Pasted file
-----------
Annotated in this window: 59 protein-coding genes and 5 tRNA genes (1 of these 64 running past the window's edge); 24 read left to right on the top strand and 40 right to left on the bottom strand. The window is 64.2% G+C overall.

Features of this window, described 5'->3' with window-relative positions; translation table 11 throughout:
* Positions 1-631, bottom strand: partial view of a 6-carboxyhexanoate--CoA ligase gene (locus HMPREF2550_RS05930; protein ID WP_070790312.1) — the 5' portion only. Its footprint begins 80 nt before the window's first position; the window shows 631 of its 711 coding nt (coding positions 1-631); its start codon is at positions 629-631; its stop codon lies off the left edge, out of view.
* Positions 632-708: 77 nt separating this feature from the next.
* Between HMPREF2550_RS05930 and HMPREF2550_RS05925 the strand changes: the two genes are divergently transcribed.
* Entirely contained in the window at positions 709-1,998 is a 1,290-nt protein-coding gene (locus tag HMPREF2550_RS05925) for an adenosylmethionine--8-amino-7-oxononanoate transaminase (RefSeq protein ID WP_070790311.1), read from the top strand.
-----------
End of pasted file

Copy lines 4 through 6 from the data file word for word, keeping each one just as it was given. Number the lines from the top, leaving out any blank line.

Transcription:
* Positions 632-708: 77 nt separating this feature from the next.
* Between HMPREF2550_RS05930 and HMPREF2550_RS05925 the strand changes: the two genes are divergently transcribed.
* Entirely contained in the window at positions 709-1,998 is a 1,290-nt protein-coding gene (locus tag HMPREF2550_RS05925) for an adenosylmethionine--8-amino-7-oxononanoate transaminase (RefSeq protein ID WP_070790311.1), read from the top strand.